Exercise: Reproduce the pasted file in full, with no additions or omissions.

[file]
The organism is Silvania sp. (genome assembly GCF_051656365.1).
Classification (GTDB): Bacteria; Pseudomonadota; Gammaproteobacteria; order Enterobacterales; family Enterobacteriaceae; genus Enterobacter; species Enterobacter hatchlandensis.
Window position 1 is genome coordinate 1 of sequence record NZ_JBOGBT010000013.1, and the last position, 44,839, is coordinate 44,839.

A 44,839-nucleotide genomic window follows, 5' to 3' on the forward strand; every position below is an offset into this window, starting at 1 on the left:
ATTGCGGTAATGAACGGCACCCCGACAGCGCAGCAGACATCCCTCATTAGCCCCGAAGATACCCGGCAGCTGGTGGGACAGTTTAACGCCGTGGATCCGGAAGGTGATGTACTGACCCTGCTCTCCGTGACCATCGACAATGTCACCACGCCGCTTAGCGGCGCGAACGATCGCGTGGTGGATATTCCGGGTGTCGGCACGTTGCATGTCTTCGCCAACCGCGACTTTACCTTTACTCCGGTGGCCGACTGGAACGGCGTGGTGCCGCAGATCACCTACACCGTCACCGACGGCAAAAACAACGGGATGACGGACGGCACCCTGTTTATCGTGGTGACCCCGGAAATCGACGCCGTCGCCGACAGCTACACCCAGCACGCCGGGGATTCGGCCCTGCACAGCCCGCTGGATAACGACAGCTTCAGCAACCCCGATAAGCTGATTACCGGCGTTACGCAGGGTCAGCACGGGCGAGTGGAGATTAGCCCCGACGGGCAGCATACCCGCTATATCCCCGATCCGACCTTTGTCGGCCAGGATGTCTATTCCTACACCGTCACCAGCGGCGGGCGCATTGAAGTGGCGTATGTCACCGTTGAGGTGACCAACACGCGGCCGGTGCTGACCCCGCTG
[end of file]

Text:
The organism is Silvania sp. (genome assembly GCF_051656365.1).
Classification (GTDB): Bacteria; Pseudomonadota; Gammaproteobacteria; order Enterobacterales; family Enterobacteriaceae; genus Enterobacter; species Enterobacter hatchlandensis.
Window position 1 is genome coordinate 1 of sequence record NZ_JBOGBT010000013.1, and the last position, 44,839, is coordinate 44,839.

A 44,839-nucleotide genomic window follows, 5' to 3' on the forward strand; every position below is an offset into this window, starting at 1 on the left:
ATTGCGGTAATGAACGGCACCCCGACAGCGCAGCAGACATCCCTCATTAGCCCCGAAGATACCCGGCAGCTGGTGGGACAGTTTAACGCCGTGGATCCGGAAGGTGATGTACTGACCCTGCTCTCCGTGACCATCGACAATGTCACCACGCCGCTTAGCGGCGCGAACGATCGCGTGGTGGATATTCCGGGTGTCGGCACGTTGCATGTCTTCGCCAACCGCGACTTTACCTTTACTCCGGTGGCCGACTGGAACGGCGTGGTGCCGCAGATCACCTACACCGTCACCGACGGCAAAAACAACGGGATGACGGACGGCACCCTGTTTATCGTGGTGACCCCGGAAATCGACGCCGTCGCCGACAGCTACACCCAGCACGCCGGGGATTCGGCCCTGCACAGCCCGCTGGATAACGACAGCTTCAGCAACCCCGATAAGCTGATTACCGGCGTTACGCAGGGTCAGCACGGGCGAGTGGAGATTAGCCCCGACGGGCAGCATACCCGCTATATCCCCGATCCGACCTTTGTCGGCCAGGATGTCTATTCCTACACCGTCACCAGCGGCGGGCGCATTGAAGTGGCGTATGTCACCGTTGAGGTGACCAACACGCGGCCGGTGCTGACCCCGCTG